What are Medicines, and What Do They Do?


It might be difficult to keep track of drugs when there appear to be more than there are diseases. Some can be purchased over the counter at pharmacies or other retail establishments, and others necessitate a physician’s prescription. Some of them are only available in hospitals.

What Are Medicines and How Do They Work?

Medicines are chemicals or compounds that are used to treat, prevent, or cure disease and relieve symptoms, and aid in the diagnosis of illnesses. Medicine has advanced, to doctors can now heal numerous ailments and save lives.

Medicines are now available from a variety of sources. Many were produced from natural chemicals, and many are still harvested from plants today.

Some medicines are created in laboratories by combining a variety of substances. Penicillin, for example, is a result of organisms like fungus. A handful has even been biologically engineered, with genes inserted into bacteria that cause them to generate the desired drug.

When we think of medications, we usually think of tablets. Medicines, on the other hand, can be administered in a variety of ways, including:

  • liquids to be consumed or drop to be placed in the ears or eyes
  • Inhalers are lotions, gels, or ointments that are applied to the skin (like nasal sprays or asthma inhalers)
  • patches that cling to the skin (called transdermal patches)
  • tablets that are dissolved in the mouth (called sublingual medicines; the medicine is absorbed into blood vessels and enters the bloodstream)
  • Medicines that are given as injections (shots) or intravenous (inserted into a vein)
  • The Food and Drug Administration in the United States must approve any medicine before it may be sold (FDA). The manufacturers test all new drugs and send the results to the FDA.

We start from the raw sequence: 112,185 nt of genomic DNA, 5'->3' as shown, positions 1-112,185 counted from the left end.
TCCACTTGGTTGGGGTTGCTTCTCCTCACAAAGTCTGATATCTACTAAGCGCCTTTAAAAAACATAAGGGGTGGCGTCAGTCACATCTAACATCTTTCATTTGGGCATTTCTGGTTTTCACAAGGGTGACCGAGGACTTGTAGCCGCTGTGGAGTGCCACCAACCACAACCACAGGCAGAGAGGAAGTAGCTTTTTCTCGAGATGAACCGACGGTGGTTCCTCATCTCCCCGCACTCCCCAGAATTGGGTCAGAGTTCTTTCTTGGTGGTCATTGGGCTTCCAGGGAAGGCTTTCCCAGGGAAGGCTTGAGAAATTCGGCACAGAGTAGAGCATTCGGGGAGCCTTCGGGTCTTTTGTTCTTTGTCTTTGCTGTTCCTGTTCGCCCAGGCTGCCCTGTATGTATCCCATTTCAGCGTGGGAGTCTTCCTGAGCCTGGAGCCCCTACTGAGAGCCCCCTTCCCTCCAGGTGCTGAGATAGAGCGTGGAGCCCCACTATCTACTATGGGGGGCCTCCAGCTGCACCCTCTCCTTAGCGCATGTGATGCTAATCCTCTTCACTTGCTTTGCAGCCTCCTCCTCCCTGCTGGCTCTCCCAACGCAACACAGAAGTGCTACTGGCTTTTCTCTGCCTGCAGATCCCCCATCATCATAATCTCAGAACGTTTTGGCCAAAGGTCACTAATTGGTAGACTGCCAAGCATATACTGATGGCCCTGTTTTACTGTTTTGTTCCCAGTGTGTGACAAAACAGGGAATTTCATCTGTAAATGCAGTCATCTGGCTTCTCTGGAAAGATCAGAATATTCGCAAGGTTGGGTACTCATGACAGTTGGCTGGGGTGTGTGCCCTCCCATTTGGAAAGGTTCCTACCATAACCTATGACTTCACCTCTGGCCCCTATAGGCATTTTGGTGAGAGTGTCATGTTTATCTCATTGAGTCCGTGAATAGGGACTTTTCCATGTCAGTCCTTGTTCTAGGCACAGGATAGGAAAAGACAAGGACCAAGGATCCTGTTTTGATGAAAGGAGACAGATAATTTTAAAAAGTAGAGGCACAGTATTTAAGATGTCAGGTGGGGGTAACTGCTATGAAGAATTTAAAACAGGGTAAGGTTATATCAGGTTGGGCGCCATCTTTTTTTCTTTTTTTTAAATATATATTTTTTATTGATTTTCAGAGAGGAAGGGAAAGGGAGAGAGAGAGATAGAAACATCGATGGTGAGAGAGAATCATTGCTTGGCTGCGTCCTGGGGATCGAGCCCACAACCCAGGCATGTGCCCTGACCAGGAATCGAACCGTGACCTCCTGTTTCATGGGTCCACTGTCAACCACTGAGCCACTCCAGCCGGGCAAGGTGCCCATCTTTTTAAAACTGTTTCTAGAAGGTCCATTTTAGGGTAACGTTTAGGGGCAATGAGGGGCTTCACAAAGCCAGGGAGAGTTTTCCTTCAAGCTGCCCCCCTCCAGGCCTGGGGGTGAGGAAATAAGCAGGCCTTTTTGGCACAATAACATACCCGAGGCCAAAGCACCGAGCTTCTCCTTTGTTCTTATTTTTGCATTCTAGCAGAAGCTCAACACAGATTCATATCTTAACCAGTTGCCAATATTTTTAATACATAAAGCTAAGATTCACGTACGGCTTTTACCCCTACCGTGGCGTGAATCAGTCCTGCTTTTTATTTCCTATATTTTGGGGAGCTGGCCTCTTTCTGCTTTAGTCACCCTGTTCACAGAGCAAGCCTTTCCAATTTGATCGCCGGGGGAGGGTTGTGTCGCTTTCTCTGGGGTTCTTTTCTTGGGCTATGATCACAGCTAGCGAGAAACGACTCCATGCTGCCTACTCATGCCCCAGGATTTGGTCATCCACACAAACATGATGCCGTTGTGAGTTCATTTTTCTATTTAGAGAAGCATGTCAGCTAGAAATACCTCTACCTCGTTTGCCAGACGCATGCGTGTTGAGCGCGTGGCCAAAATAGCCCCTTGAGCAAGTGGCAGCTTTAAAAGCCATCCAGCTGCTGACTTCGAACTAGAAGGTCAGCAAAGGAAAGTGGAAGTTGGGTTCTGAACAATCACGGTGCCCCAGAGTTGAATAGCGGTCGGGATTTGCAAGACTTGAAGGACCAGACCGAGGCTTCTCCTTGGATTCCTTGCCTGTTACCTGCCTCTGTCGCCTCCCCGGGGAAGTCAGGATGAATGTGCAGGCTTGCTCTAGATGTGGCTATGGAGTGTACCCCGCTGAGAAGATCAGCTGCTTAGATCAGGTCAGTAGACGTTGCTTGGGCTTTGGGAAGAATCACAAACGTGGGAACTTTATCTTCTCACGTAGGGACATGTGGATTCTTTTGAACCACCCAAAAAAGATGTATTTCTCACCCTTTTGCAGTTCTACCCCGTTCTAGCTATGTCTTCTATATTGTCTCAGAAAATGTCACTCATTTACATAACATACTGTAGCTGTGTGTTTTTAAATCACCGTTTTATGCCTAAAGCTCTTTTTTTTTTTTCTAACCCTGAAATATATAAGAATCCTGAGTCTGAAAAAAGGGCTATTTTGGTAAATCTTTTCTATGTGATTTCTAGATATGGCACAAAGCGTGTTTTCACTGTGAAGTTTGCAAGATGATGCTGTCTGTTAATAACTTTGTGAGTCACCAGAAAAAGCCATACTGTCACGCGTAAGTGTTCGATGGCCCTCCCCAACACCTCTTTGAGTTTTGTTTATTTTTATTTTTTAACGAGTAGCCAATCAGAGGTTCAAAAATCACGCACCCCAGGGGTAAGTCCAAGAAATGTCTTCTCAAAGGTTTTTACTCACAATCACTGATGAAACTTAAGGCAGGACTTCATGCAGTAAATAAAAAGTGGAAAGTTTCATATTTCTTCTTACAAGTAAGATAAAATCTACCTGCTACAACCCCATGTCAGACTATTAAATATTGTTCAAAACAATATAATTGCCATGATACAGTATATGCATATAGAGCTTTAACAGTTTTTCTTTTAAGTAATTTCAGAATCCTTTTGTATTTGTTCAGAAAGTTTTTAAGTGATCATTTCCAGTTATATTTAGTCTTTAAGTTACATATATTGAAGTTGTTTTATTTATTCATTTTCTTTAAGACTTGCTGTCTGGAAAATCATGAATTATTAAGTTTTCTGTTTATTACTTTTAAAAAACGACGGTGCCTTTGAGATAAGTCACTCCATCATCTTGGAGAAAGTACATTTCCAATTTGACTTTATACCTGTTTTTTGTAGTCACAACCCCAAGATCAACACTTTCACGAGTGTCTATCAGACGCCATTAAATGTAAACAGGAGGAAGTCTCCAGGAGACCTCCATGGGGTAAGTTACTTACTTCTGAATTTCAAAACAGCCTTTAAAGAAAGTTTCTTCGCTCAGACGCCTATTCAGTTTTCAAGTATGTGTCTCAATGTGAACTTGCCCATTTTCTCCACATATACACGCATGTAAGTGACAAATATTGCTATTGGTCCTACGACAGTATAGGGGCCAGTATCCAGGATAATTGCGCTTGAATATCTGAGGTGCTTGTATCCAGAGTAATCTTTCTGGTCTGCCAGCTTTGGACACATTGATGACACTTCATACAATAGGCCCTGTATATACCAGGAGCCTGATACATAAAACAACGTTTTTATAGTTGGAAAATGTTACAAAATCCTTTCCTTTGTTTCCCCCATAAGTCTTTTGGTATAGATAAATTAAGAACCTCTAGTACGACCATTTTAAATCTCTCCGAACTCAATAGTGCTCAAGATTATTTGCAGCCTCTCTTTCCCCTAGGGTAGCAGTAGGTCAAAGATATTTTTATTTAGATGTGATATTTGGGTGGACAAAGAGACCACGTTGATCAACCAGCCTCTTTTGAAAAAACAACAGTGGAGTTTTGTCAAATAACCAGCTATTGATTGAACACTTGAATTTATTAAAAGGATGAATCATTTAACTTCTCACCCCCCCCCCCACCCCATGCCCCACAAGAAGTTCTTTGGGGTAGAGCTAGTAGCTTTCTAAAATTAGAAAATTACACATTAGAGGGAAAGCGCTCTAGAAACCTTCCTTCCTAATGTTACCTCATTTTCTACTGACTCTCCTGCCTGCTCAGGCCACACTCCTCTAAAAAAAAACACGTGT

The FDA only authorizes new drugs to be used if effective and safe. The FDA normally allows the sale of a pharmaceutical when the benefits outweigh the recognized hazards. If medicine is later discovered to cause significant side effects, the FDA can remove it from the market.

Medicines of Various Types

Medicines have a variety of effects. Some treatments work by destroying or slowing the spread of invading microorganisms like bacteria and viruses. Others are used to treat cancer by eliminating or stopping cells from growing as they divide. Some medications are used to restore missing substances or address low levels of natural body chemicals like hormones or vitamins. Medicines can even impact sections of the nervous system that control bodily functions.

Almost everyone has taken antibiotics. This medication is used to treat bacterial infections. Your doctor may prescribe antibiotics if you have strep throat or an ear infection. Antibiotics either kill germs or stop them from multiplying, allowing the body’s immune system to combat the disease.

A component of the body may not be able to produce enough of a chemical, and you may become ill as a result of this. Insulin-dependent diabetes, for example, is caused by a pancreas that is unable to make enough insulin (a hormone that regulates glucose in the body). Thyroid hormone, which helps manage how the body uses energy, is produced insufficiently in certain people. Doctors can prescribe medications to replace the missing hormone in each circumstance.

Some medicines can help with symptoms, but they can’t cure the sickness that’s causing them. (Anything you feel while sick, such as a cough or nausea, is a symptom.) So while a tablet can help with a sore throat, it won’t get rid of the strep bacterium.

Some pain relievers are available. If you pull a muscle, your doctor may prescribe ibuprofen or acetaminophen to relieve the pain. These pain medicines, often known as analgesics, do not eliminate the source of the discomfort; your muscle will continue to be pulled.